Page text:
Little is known about what factors modify the effect of long-term exposure to PM2.5 on mortality, in part because in most previous studies certain groups such as rural residents and individuals with lower socioeconomic status (SES) are under-represented.Methods:
We studied 13.1 million Medicare beneficiaries (age ≥65) residing in seven southeastern US states during 2000–2013 with 95 million person-years of follow-up. We predicted annual average of PM2.5 in each zip code tabulation area (ZCTA) using a hybrid spatiotemporal model. We fit Cox proportional hazards models to estimate the association between long-term PM2.5 and mortality. We tested effect modification by individual-level covariates (race, sex, eligibility for both Medicare and Medicaid, and medical history), neighborhood-level covariates (urbanicity, percentage below poverty level, lower education, median income, and median home value), mean summer temperature, and mass fraction of 11 PM2.5 components.Results:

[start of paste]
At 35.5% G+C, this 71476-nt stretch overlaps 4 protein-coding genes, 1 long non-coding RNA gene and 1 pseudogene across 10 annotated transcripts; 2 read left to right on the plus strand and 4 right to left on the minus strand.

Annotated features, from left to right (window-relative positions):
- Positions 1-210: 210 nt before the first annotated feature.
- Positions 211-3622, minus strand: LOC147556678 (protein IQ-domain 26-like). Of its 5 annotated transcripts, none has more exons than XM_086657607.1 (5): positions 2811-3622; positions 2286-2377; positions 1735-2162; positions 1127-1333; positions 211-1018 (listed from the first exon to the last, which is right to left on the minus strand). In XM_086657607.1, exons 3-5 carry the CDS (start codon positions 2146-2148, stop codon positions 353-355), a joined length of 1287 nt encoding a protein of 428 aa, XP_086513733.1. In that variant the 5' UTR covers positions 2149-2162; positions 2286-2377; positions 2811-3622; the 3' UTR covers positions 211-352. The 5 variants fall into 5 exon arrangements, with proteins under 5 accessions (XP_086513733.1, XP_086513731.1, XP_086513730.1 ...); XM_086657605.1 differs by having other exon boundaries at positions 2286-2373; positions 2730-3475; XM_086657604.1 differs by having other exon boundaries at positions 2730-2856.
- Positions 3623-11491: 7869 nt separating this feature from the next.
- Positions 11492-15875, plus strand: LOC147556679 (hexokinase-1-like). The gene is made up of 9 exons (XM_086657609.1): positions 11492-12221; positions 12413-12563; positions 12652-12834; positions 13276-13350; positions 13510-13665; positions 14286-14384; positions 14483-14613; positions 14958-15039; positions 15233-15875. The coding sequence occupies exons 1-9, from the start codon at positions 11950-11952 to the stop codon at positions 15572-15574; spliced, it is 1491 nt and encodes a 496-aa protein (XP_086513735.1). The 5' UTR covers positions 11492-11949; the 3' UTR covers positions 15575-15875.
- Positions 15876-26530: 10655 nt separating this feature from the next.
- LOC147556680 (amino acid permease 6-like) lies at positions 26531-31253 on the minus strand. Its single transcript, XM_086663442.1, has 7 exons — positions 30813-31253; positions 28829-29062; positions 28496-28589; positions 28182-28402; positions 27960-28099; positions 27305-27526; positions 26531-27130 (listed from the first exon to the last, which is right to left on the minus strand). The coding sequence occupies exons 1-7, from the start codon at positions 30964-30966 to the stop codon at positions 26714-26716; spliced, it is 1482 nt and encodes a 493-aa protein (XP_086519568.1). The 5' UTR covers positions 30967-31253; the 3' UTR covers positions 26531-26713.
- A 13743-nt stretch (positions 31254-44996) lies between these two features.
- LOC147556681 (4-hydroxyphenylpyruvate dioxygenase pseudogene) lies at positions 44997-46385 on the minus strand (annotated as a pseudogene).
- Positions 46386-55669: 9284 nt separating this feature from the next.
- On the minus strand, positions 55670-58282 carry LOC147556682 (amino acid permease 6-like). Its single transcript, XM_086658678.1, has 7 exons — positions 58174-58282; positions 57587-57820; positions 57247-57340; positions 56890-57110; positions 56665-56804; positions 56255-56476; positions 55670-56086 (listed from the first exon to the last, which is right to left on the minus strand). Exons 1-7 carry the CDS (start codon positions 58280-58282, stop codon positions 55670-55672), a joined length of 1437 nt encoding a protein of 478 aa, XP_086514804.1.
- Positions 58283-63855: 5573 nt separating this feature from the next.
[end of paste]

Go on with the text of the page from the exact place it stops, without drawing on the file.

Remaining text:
The hazard ratio (HR) for death was 1.021 (95% confidence interval: 1.019, 1.022) per 1 μg m−3 increase in annual PM2.5. The HR decreased with age. It was higher among males, non-whites, dual-eligible individuals, and beneficiaries with previous hospital admissions. It was higher in neighborhoods with lower SES or higher urbanicity. The HR increased with mean summer temperature. The risk associated with PM2.5 increased with relative concentration of elemental carbon, vanadium, copper, calcium, and iron and decreased with nitrate, organic carbon, and sulfate.Conclusions:
Associations between long-term PM2.5 exposure and death were modified by individual-level, neighborhood-level variables, temperature, and chemical compositions.